Robin Favre: “At the end of the day codes are still written by humans”

Robin Favre in Hong Kong is the CIO of the Backbone EVO Fund, a quantitative futures strategy, and the Founder of D’Aguilar Capital Management. His finance career started in Zurich and took him to London and Geneva before he arrived in Hong Kong. In 2010, he left his job as an equity derivatives trader at ICAP to launch his own business. Hedge Funds Club’s Stefan Nilsson had a chat with Robin to find out more about him and his business.

Eleven years ago, you left banking to work on your own fund, Backbone Asia. What was the main driver for setting up your own shop?

I think it was primarily my own entrepreneurial streak. Though I had my full-time banking job, I constantly remained interested in the rest of the business world and continued to work on novel ideas. In 2004, I worked on a soup bar concept in Europe and in 2010 on a recycled cartridge distribution business in Hong Kong. However, statistical finance is my first love. I have been developing alphas since 2000, initially with a program looking to outperform the S&P500 Index. After having moved to Hong Kong in 2006 I adapted my alphas to Asian markets. Solid performance in critical years like 2007, 2008 and 2010 encouraged me to start a quantitative research firm in 2010: what became Backbone. The alphas developed there performed well over the years so the decision to become fully dedicated to it was an obvious one for me.

Your investment strategy is a quantitative futures program. Tell us about it.

The strategy trades liquid equity indices futures with a focus on ASEAN markets, though also including the VIX. It aims to capture alphas for one day to a few days via trends, counter-trends and pair trades (index arbitrage and volatility arbitrage) while optimising the fund’s convexity.

You deploy machine learning and artificial intelligence in your investment process. How critical are those components to your strategy and its results?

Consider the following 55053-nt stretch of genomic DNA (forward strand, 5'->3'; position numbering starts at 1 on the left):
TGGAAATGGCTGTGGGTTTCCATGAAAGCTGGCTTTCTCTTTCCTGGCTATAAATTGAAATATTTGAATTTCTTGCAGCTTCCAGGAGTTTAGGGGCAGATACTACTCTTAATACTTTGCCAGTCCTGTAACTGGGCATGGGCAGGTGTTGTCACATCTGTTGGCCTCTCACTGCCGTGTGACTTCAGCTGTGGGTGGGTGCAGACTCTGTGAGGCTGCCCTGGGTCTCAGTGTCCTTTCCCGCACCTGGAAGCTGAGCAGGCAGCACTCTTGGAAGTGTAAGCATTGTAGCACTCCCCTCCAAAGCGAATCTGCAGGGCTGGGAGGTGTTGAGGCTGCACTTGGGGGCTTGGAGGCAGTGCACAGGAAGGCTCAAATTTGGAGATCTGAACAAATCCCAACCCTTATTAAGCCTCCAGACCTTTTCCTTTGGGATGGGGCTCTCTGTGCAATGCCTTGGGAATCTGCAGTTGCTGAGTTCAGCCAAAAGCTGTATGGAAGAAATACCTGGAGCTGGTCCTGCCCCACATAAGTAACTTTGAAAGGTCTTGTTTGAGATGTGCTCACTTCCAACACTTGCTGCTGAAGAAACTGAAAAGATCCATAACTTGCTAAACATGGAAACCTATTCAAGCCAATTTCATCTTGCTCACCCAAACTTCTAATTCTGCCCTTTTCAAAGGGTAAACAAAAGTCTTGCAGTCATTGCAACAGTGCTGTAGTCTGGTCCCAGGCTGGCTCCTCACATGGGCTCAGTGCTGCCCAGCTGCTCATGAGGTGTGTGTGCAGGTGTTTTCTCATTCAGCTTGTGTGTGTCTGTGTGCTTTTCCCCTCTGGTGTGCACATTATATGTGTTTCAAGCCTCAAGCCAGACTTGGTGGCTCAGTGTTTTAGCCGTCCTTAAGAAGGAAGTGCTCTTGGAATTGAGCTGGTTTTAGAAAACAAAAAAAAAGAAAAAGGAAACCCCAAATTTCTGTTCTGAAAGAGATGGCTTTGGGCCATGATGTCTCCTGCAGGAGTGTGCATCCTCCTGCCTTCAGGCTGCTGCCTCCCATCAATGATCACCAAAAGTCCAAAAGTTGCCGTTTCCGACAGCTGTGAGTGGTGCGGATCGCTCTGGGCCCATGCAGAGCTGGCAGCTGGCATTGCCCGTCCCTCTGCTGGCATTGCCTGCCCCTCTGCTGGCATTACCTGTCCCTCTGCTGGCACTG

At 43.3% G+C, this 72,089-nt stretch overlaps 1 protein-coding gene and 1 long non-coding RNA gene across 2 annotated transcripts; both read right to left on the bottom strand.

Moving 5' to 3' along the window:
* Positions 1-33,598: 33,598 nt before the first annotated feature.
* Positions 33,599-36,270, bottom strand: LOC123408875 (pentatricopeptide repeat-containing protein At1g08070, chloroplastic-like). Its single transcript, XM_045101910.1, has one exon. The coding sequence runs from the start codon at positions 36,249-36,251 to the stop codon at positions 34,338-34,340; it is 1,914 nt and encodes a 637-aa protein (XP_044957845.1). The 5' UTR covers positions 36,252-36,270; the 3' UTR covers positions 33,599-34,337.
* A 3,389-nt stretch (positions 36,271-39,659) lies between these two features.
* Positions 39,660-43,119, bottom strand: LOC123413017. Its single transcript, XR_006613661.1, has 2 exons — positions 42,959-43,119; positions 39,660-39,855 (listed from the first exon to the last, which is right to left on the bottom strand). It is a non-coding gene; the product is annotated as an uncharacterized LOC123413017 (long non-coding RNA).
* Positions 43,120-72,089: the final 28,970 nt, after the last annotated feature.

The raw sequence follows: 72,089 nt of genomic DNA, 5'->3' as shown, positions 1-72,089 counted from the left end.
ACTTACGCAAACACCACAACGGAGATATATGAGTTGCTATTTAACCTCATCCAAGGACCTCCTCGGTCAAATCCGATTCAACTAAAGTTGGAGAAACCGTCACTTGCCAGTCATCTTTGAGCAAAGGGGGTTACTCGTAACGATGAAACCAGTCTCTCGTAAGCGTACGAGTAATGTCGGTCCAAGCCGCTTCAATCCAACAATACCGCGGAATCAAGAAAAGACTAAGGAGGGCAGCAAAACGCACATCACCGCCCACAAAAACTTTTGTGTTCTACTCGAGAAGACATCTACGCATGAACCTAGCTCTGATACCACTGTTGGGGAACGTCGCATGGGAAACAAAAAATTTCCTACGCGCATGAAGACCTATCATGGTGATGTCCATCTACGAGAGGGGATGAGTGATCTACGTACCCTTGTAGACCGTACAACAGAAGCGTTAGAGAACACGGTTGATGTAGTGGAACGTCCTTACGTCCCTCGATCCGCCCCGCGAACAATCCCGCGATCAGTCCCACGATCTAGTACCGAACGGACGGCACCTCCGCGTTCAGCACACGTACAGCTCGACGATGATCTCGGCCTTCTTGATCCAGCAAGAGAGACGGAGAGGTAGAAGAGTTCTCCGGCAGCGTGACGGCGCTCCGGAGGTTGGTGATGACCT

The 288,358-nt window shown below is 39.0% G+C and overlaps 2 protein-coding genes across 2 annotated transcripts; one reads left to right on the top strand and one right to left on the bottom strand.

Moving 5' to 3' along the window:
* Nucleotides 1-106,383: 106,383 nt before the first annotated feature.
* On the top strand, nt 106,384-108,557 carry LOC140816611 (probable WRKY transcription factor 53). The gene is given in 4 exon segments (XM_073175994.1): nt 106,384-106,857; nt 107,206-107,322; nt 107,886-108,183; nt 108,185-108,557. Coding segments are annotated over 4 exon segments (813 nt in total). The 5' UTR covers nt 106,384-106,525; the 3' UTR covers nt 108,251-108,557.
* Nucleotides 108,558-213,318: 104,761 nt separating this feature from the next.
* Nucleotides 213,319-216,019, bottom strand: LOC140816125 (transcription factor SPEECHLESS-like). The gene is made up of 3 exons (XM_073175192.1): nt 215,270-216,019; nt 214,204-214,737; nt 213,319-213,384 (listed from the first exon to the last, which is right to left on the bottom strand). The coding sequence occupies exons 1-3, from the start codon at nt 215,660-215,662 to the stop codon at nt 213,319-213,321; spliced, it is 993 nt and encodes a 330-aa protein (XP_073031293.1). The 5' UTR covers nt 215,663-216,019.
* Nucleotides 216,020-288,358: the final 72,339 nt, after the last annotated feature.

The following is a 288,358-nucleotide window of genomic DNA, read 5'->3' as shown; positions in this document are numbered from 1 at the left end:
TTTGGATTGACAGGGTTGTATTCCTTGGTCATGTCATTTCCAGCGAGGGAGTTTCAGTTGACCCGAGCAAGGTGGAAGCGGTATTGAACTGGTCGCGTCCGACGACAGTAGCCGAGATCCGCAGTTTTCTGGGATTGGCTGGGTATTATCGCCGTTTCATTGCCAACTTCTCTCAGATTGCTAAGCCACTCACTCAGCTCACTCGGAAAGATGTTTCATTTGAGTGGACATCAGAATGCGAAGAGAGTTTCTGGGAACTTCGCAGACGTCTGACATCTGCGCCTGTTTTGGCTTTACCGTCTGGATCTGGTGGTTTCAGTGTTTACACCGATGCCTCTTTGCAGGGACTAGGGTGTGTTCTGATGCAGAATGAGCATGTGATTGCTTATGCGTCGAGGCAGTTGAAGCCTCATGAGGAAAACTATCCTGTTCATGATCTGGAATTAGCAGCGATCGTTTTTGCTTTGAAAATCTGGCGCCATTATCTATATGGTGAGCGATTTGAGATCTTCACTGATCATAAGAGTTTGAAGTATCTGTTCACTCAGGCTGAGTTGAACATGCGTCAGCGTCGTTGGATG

We employ different kinds of machine learning models – supervised, unsupervised and reinforcement – to tackle different challenges. Backbone’s strategy is entirely based on such quantitative models, but at the end of the day codes are still written by humans and certain limitations are set by us. Novices to AI should stop believing that AI is this kind of “holy grail”; that machines are trading alone and consistently generating profits. However, AI experts should keep believing that we may very well reach that kind of scenario eventually.

You are originally from Europe and you were sent to Hong Kong during your banking career. What made you stay and launch your fund business in Hong Kong?

I was instantly drawn to Hong Kong’s energy and cosmopolitanism when I first arrived in 2005. I also recently started a family here with my wife and Hong Kong has a lot to offer all three of us. Besides a balanced lifestyle, Hong Kong is a solid, well-regulated business centre that is a great platform for China and Asia to access the world.

Now it’s been more than a decade since you struck out on your own. What has been the biggest hurdles for your business during this time?

A personal hurdle was remaining patient while continuing on with the hard work required for Backbone’s success. It was crucial for us to perfectly execute the development phases in order to build a good reputation and trustful business partnerships. It meant we were well-positioned with a strong edge, but it took time. Even after all these elements are in place, timing is key. The planets are aligned and thankfully Backbone EVO is getting traction as CTAs are bouncing back after several years of poor performance. Investors are desperately looking for Asian exposure and diversification. In addition, AI strategies are also attracting more investors who are looking to increase their exposure to such sophisticated strategies that have outperformed other quantitative funds in recent years.